The medieval period, spanning from the 5th to the 15th century, was marked by the rise of knights as warriors and protectors of the land. Knights were trained from a young age in the art of combat, and their weapons and armor evolved throughout the centuries.
“The knight was the epitome of the medieval warrior, embodying the ideals of chivalry, courage, and martial prowess.”Richard W. Kaeuper, Professor of History at the University of Rochester and author of numerous books on medieval chivalry and warfare.
In this article, we will explore the different types of knights and their roles in society, as well as the development of their armor and weapons over time.
From the chain mail of the early medieval period to the full plate armor of the late medieval period, we will delve into the evolution of knightly equipment and its significance in the history of medieval Europe.
5th to 7th century: Migration Period; Germanic and Celtic warriors use chain mail, helmets, and shields.
8th to 11th century: Carolingian Empire; knights wear chain mail with reinforced leather, conical helmets, and carry a sword and a shield.
11th century: Norman Conquest of England; knights wear mail hauberks, kite-shaped shields, and carry swords and spears.
“The rise of the knightly class in the Middle Ages was one of the most significant developments in the history of Western Europe.” –John France, Emeritus Professor of History at Swansea University and author of several books on medieval warfare and society.
12th century: Crusades; knights wear mail hauberks, surcoats with coats of arms, great helms, and carry swords, lances, and maces.
13th century: Knights Templar and Teutonic Knights; knights wear plate armor, great helms, and carry swords, lances, and battle axes.
14th century: Hundred Years’ War; knights wear full plate armor, including plate chausses, gauntlets, and breastplates, and carry swords, lances, and war hammers.
“Knights were a product of their society, and their values and behaviors reflected the social and cultural norms of medieval Europe.”Kelly DeVries, Professor of History at Loyola University Maryland and author of several books on medieval warfare and chivalry.
15th century: Wars of the Roses; knights continue to wear full plate armor, but with more emphasis on decoration and heraldry. The longsword becomes the primary weapon, with the use of firearms starting to become more prevalent.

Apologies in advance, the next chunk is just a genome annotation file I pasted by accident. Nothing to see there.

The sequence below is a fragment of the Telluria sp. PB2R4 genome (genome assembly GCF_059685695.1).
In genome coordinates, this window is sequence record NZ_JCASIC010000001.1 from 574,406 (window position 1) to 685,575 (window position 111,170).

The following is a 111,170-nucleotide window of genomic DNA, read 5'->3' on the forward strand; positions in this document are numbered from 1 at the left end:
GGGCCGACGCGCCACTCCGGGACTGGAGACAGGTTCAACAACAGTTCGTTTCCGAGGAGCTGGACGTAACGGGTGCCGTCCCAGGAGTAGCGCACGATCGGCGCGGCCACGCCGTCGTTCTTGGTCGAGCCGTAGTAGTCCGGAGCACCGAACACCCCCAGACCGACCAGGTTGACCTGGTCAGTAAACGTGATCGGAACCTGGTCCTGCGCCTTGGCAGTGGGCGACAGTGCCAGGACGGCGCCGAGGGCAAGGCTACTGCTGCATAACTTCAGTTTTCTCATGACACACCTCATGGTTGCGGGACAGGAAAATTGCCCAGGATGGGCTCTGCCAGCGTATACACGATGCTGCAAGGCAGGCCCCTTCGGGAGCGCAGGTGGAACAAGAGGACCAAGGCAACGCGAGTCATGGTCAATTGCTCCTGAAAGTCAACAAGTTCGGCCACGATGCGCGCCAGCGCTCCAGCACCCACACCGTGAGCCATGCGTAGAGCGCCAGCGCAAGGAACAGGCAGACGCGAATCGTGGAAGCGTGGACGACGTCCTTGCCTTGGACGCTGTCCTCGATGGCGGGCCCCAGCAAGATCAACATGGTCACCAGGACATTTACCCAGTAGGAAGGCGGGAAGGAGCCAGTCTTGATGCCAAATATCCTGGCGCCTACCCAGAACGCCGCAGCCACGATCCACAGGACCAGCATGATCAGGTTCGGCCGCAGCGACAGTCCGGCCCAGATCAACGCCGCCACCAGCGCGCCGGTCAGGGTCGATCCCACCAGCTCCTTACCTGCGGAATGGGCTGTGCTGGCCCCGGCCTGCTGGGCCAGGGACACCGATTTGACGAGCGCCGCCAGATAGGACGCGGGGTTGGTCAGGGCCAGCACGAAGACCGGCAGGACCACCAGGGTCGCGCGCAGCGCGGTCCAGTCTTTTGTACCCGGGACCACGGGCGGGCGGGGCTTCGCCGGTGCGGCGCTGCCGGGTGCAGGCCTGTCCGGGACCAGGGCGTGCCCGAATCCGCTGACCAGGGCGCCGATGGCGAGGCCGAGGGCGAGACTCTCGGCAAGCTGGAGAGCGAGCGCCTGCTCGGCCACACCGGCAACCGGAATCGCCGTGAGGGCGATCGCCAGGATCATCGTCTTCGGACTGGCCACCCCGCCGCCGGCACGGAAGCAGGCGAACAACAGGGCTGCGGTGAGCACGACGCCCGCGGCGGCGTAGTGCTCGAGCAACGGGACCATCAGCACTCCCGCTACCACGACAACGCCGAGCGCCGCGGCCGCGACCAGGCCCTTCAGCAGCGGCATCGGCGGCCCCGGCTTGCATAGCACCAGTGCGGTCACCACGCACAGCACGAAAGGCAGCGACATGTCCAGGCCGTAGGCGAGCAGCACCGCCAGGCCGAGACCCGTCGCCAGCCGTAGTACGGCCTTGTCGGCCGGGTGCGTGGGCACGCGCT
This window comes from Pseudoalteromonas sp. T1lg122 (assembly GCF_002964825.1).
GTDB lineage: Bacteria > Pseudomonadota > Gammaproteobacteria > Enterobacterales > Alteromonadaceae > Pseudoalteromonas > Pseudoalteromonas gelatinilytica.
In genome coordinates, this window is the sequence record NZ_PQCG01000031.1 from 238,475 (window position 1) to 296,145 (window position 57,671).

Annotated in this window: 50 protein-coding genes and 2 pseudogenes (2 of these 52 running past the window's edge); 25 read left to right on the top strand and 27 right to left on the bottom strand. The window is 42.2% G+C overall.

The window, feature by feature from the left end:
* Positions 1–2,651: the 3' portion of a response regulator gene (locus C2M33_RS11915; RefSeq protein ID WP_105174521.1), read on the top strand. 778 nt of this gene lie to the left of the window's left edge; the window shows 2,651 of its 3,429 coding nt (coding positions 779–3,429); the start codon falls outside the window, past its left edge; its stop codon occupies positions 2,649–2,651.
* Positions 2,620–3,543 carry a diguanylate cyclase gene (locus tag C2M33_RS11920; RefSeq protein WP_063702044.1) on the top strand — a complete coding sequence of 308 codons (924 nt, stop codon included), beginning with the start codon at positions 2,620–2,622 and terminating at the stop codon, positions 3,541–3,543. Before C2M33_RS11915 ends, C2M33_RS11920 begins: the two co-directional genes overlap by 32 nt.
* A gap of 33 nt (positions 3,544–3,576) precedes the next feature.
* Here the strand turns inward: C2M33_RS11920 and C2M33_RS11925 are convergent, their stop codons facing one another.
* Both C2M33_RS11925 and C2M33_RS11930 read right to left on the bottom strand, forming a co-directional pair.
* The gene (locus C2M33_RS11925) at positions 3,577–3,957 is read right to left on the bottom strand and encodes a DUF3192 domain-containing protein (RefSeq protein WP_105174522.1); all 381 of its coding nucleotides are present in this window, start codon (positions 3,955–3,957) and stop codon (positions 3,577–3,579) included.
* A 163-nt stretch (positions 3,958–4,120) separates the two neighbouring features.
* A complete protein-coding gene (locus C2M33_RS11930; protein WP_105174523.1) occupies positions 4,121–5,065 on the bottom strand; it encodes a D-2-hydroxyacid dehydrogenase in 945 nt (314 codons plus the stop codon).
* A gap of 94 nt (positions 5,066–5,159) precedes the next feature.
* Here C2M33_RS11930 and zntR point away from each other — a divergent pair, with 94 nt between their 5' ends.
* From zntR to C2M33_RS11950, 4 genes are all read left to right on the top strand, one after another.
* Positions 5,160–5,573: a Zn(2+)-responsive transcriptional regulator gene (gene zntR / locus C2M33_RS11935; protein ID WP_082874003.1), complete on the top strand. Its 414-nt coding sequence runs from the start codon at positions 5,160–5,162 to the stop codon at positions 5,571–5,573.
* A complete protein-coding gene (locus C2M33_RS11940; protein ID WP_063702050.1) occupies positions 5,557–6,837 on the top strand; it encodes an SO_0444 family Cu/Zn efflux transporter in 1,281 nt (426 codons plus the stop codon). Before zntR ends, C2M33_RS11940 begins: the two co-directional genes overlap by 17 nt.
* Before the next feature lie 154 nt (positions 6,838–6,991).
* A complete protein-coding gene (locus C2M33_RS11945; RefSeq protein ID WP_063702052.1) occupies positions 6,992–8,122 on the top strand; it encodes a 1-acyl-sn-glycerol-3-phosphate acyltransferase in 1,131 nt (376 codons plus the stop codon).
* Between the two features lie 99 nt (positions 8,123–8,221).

“The medieval knight was more than just a warrior; he was a symbol of social and political power, a representative of his lord, and a guardian of the Christian faith.”Matthew Strickland, Professor of Medieval History at the University of Glasgow and author of numerous books on medieval warfare and society.
Note: It’s worth noting that the exact dates and developments of knightly armor and weaponry varied across different regions of medieval Europe. This timeline is intended to provide a general overview.
“The medieval knight was a complex figure, embodying both the ideals of chivalry and the harsh realities of feudal society.”Susan B. Edgington, Emeritus Professor of Medieval History at Queen Mary University of London and author of several books on medieval chivalry and culture.
“The Knight in History” by Frances Gies
This classic work provides an overview of the evolution of the knight from its origins in the Roman
Empire to the decline of chivalry in the late Middle Ages.
“Medieval Warfare: A History” by Maurice Keen – This book provides a detailed examination of the development of medieval warfare, including the role of knights on the battlefield.
“Chivalry” by Maurice Keen
This book explores the ideals of chivalry that shaped the behavior of knights in the Middle Ages, including their duties to God, their lord, and their lady.
“Knights: In History and Legend” by Constance Brittain Bouchard
This book provides a comprehensive overview of the history of knights, their social and cultural significance, and their portrayal in literature and legend.
“The Knight and Chivalry” by Richard Barber
This book examines the cultural and social context of chivalry and the knightly class, including their origins, their role in society, and their decline in the late Middle Ages.